– Sarah: Working in an Arab school in Jaffa was really interesting. They initially had a lot of questions about who I was and my views, which were conversations I wasn't expecting to have, but it opened my eyes a lot to the perspective of the students. And, in all honesty, when I was moving to teaching in Rahat, I was expecting to have a tough time communicating with my students because I know there is an educational gap with the Bedouin community. But, my students are really great. I've been able to have full conversations. They seem really motivated and excited to learn, which makes teaching really fun.

 – BINA: How about your experience with your host teacher?

 – Sarah: She's really good. She's been a really great support system. In Rahat, I have been able to take a lot more control of my classes – I plan my lessons the way I want to, I make lists, and I ask all the questions – so I feel like I'm getting genuine teaching experience. At the same time, my host teacher or another teacher is always present to interject or provide translation when necessary. It helps to know I'm not alone; I know my students are going to show up, that  they'll be excited to learn, and if I’m struggling the teacher will be there. It feels really supportive.

 – BINA: Has language been much of an issue?

 – Sarah: I find my student's English is really good, but sometimes I forget how much English I know and I don't know all the time exactly what they know. So, it's really nice to have a teacher present to remind me when I need to speak simpler or we need to translate something.

Sarah Rabinowitz, teaching in Israel, teaching, Rahat, BINA, MITF Tel Aviv+

– BINA: Did you know any Arabic when you arrived?

 – Sarah: Well, I picked up a little bit when I was working in an Arab school in Jaffa. But so far, that's all I know. I am excited to be learning in Arabic classes now.

 – BINA: It sounds like you're already pretty involved in the community. Do you have your volunteer placement picked out?

 – Sarah: I'm looking into helping out at the community garden because I think it would be a cool way to connect with people and help the environment. I also think I might get involved in some clean-up programs just to help make the city look a little nicer.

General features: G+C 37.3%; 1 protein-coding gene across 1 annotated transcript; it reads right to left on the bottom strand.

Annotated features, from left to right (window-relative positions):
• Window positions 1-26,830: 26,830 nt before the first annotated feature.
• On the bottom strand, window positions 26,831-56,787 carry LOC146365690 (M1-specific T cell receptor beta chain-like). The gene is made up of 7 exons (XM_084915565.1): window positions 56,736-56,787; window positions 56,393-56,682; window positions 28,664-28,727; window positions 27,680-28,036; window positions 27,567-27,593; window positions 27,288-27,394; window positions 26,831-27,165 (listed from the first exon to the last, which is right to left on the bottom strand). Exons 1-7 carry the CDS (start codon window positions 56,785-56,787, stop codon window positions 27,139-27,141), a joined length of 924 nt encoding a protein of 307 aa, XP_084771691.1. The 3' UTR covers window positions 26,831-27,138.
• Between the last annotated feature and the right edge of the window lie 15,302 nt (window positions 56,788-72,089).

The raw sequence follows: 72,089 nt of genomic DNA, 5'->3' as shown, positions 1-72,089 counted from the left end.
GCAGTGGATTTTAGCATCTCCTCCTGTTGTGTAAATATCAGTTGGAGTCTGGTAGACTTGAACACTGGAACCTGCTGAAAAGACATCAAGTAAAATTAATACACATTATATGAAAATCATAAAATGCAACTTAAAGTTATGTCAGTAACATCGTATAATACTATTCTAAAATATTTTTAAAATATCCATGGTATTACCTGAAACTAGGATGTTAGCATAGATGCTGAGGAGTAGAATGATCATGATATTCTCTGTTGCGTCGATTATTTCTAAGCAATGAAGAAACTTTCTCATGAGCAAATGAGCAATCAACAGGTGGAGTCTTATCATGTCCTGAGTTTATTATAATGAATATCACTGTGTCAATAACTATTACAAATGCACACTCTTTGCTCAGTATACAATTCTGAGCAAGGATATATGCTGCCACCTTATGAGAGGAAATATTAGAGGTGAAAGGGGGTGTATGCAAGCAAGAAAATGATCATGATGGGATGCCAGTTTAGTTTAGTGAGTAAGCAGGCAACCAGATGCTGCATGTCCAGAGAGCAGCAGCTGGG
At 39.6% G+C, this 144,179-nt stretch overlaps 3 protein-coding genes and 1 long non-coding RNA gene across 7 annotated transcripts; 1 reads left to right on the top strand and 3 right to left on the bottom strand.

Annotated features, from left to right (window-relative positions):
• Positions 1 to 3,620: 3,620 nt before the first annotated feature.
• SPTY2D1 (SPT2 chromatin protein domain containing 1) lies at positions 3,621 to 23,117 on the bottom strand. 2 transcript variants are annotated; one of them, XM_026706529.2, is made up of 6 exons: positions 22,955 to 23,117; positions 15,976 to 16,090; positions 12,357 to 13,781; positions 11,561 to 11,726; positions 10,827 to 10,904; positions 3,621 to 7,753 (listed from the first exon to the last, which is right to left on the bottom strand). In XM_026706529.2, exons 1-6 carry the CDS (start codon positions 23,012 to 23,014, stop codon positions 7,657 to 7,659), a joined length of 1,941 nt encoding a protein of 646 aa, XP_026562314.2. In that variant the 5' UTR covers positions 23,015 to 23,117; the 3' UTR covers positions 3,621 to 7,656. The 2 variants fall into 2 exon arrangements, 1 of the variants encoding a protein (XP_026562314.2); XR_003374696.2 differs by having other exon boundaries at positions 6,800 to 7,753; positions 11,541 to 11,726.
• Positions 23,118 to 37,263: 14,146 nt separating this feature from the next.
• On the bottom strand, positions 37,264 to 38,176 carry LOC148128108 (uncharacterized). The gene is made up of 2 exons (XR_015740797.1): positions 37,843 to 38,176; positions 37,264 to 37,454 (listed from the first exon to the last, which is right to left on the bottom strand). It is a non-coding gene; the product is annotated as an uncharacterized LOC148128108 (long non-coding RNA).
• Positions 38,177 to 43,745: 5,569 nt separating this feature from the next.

– BINA: Those both sound like really great projects. Now that things are opening up more after lockdown, do you have any places nearby you want to explore?

 – Sarah: I don't know much about what is around in the South, but I know I want to make it to the hot springs by the Dead Sea. I did go watch a meteor shower in Mitzpe Ramon when I was on Onward, so I would love to do that again. What's nice about having friendly neighbors is they know where to go. They've already recommended a bunch of places. There's this place called Monument to the Negev and we went there for my roommates' birthdays – it's all these really cool urban art pieces. The sunset was beautiful. We watched it as we were sitting on these massive art structures. 

 – BINA: You definitely have the right mindset for exploring the city. You lizrom (go with the flow) and you find yourself in these really amazing experiences.

 – Sarah: Yeah, a lot of things are last minute – like we decided last night to go and see the other MITF Fellows in Ramla.

 – BINA: That's awesome! How long did it take you to get there?

 – Sarah: Like one hour. We live a 15 minutes walking distance from the train and bus station – which is really nice because that makes it super easy to get places. From there it was super quick. I have friends in Jerusalem and Tel Aviv so I'm excited to be able to go see them easily, as well. Especially since I started my time in Israel living n Tel Aviv and making friends that are now all over the country, it's fun to know I have a couch to crash on in so many places.

 – BINA: That is really nice. It sounds like you have a really great couple of months ahead of you. I'm excited to touch base with you later and see how everything is going!

Click here to learn more and apply to MITF

More articles

Want to stay up-to-date? Sign up now for the BINA newsletter >>